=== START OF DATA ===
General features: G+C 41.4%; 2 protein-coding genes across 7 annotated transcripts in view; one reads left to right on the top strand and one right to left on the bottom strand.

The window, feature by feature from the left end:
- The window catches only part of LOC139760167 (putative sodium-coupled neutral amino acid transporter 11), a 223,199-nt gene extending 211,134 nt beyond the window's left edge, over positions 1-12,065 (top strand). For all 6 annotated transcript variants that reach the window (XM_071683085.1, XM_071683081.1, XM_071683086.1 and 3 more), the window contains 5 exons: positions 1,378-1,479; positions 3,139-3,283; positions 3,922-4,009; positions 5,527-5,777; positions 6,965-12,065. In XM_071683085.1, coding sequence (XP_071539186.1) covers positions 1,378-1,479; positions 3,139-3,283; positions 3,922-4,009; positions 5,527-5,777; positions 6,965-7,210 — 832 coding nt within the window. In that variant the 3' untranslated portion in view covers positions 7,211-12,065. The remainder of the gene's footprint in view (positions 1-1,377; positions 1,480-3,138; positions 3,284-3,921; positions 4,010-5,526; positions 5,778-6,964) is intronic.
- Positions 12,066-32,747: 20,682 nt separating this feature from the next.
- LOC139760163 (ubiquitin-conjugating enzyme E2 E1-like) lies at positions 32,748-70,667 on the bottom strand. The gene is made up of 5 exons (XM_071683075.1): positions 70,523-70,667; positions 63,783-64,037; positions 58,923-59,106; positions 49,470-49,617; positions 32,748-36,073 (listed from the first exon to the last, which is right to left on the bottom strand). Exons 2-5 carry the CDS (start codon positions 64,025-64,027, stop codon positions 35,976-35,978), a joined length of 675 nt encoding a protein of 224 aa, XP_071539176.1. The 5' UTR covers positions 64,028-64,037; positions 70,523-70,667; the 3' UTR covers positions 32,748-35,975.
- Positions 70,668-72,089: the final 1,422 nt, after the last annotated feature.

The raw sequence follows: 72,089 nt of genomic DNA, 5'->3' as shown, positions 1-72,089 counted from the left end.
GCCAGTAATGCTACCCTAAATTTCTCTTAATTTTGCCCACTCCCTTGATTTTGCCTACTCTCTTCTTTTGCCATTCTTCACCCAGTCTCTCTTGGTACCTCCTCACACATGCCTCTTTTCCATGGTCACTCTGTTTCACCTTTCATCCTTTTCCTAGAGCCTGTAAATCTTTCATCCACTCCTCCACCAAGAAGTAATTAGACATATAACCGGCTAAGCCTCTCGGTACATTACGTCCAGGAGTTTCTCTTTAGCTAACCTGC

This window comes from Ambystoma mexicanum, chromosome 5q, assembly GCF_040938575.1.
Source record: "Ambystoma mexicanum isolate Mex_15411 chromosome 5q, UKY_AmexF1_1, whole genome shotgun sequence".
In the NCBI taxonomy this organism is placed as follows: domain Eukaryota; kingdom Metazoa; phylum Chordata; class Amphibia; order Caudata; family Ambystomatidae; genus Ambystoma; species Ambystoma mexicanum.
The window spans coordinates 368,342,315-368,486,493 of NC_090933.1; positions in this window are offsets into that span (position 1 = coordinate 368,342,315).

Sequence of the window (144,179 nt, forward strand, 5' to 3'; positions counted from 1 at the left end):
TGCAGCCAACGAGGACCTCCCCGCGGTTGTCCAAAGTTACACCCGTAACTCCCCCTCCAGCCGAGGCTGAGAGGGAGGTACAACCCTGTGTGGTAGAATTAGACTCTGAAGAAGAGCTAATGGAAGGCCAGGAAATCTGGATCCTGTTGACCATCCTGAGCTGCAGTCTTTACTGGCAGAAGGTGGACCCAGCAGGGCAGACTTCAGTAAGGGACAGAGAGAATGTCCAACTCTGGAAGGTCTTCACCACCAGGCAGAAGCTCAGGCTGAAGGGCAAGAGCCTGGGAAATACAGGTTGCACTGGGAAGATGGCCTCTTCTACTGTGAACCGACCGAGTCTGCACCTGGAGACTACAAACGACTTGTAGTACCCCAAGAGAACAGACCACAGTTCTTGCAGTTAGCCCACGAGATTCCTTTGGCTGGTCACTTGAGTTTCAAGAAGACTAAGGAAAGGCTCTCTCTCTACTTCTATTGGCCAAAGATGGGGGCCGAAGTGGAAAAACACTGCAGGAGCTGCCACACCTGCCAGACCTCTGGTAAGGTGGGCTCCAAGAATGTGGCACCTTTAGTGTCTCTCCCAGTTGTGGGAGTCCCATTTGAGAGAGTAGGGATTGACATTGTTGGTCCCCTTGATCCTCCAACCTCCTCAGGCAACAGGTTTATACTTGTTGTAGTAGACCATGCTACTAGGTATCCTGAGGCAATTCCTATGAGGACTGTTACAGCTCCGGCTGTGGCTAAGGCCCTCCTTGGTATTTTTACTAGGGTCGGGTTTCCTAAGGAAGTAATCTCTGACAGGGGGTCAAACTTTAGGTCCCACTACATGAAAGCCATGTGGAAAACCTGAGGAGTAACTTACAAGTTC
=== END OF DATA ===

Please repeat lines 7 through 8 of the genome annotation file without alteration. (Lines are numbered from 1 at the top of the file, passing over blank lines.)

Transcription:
The raw sequence follows: 72,089 nt of genomic DNA, 5'->3' as shown, positions 1-72,089 counted from the left end.
GCCAGTAATGCTACCCTAAATTTCTCTTAATTTTGCCCACTCCCTTGATTTTGCCTACTCTCTTCTTTTGCCATTCTTCACCCAGTCTCTCTTGGTACCTCCTCACACATGCCTCTTTTCCATGGTCACTCTGTTTCACCTTTCATCCTTTTCCTAGAGCCTGTAAATCTTTCATCCACTCCTCCACCAAGAAGTAATTAGACATATAACCGGCTAAGCCTCTCGGTACATTACGTCCAGGAGTTTCTCTTTAGCTAACCTGC